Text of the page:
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Study: Infrapatellar and suprapatellar nailing offer similar sepsis rates for open tibia fracture.
A study published online in the Journal of Orthopaedic Trauma finds no significant difference in the rate of knee sepsis with infrapatellar or suprapatellar nailing of open tibia fracture. Members of the research team conducted a retrospective, multicenter trial of 282 adult patients (289 fractures) treated with medullary nailing for open diaphyseal tibia fracture. Infrapatellar nailing was used for 142 fractures and suprapatellar nailing was used for 147 fractures. At minimum 12-week follow-up, there were 20 infections (14.1 percent) in the infrapatellar cohort, of which 14 (9.8 percent) were deep, compared to 24 infections (16.2 percent) in the suprapatellar cohort, of which 16 (10.8 percent) were deep. Overall, 14 tibias in each group required reoperation for noninfectious reasons. The research team noted zero cases of knee sepsis after infrapatellar nailing and two cases of knee sepsis after suprapatellar nailing.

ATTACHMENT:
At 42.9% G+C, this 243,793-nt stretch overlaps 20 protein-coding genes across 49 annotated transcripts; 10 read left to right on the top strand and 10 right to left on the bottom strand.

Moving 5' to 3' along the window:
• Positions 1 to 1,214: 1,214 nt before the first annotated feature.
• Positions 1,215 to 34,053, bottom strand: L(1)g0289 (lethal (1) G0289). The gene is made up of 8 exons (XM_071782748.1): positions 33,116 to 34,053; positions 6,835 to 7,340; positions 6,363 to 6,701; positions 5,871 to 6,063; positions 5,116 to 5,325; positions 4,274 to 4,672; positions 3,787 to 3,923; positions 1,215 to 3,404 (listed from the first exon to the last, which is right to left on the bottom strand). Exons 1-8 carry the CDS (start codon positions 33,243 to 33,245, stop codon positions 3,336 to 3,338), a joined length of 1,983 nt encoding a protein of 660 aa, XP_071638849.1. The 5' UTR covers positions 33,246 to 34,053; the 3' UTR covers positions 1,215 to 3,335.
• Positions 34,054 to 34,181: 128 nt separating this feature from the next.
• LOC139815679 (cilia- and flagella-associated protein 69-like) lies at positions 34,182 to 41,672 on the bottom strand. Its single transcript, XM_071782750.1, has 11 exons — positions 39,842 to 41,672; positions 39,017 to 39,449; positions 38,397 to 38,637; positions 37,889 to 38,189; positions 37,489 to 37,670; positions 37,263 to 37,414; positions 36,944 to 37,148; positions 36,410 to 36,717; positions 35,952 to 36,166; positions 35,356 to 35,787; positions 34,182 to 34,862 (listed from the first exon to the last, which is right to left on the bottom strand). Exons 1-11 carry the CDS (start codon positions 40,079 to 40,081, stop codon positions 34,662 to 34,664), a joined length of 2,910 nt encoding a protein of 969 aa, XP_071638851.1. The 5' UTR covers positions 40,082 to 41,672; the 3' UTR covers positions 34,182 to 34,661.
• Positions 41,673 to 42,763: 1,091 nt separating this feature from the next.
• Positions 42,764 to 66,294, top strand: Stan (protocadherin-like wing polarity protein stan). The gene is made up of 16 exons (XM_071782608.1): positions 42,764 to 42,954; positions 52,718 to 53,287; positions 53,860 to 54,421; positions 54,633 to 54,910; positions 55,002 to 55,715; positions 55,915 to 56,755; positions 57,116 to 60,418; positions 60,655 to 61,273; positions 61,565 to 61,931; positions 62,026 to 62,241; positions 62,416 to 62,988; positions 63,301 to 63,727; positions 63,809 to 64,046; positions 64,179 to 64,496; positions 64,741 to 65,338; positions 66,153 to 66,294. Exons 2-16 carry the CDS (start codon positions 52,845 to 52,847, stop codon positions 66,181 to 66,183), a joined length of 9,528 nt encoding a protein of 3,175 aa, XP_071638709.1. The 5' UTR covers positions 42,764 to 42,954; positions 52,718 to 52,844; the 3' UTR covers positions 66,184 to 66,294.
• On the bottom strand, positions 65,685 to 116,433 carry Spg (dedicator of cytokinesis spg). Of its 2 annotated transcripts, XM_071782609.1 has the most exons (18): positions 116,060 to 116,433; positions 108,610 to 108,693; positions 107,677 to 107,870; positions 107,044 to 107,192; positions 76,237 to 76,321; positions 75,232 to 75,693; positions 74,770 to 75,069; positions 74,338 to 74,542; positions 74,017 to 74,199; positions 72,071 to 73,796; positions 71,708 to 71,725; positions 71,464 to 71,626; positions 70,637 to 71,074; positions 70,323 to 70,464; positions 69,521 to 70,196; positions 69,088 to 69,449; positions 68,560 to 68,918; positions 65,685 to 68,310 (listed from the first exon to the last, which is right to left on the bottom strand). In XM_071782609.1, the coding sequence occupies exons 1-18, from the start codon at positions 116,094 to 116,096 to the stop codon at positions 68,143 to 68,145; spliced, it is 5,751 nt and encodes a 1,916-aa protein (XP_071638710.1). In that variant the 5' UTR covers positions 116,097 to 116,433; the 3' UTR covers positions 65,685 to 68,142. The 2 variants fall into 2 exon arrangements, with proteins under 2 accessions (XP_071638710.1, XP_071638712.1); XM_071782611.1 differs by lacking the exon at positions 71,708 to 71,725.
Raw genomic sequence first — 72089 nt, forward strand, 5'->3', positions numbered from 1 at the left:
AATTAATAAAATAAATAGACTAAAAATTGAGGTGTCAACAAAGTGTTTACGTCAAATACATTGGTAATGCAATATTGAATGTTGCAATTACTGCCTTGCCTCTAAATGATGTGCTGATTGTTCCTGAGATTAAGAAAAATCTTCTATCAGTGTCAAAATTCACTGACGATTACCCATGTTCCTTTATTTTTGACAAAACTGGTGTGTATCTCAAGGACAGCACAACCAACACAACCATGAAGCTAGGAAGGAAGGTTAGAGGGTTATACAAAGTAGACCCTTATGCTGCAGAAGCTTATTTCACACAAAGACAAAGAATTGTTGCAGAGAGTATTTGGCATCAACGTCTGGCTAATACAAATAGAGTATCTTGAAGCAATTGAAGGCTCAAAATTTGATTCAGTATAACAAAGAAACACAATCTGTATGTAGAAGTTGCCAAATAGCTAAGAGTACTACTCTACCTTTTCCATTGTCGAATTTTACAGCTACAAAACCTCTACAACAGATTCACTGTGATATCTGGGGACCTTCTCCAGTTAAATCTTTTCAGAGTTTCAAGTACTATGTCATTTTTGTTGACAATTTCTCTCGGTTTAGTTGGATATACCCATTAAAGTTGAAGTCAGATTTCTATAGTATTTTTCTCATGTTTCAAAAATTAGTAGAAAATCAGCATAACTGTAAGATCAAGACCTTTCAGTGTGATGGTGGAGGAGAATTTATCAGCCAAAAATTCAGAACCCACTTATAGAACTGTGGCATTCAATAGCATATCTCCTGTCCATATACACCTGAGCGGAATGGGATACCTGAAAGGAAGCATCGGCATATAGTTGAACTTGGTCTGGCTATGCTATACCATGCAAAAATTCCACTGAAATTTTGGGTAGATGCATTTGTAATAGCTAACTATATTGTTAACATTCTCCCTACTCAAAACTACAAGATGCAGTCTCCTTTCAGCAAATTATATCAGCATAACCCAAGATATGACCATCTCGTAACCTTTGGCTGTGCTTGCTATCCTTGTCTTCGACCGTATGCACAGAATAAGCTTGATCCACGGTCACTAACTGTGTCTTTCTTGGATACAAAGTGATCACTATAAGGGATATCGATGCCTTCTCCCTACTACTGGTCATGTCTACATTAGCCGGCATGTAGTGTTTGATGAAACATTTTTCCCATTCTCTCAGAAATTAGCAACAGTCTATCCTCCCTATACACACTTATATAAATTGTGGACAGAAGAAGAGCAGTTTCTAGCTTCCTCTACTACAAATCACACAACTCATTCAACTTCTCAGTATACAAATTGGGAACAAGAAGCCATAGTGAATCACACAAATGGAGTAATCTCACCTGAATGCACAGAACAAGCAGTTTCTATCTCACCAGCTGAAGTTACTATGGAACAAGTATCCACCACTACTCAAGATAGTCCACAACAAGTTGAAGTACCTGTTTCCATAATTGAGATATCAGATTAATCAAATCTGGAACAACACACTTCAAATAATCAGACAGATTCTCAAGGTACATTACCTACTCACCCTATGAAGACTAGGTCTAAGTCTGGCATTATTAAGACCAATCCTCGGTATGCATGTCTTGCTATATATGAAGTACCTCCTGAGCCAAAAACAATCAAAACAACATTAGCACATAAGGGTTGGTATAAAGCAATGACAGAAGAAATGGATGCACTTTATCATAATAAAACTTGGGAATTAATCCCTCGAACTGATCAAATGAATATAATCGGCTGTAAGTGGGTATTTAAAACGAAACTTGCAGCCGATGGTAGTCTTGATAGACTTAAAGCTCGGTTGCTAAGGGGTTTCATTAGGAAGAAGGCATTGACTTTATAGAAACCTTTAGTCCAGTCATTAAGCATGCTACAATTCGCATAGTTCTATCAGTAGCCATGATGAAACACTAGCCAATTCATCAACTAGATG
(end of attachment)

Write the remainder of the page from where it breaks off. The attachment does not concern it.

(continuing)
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Study: Antiepileptic drugs may increase fracture risk in pediatric patients.
According to a pilot study published online in the journal Epilepsia, antiepileptic drugs (AEDs) may be linked to increased risk of fracture in younger patients. The authors conducted a case control study of 46 patients aged 5 to 18 years, 23 of whom had at least 12 months of AED exposure. They found 15 fractures across eight patients in the AED group, compared to four fractures across three patients in the control group. In addition, the authors noted that trabecular volumetric bone mineral density measured by peripheral quantitative computed tomography at the 4 percent site (tibia) was reduced by 14 percent in the AED cohort compared to controls. The authors noted no differences across cohorts in either balance measures or bone mineral parameters measured by dual energy X-ray absorptiometry.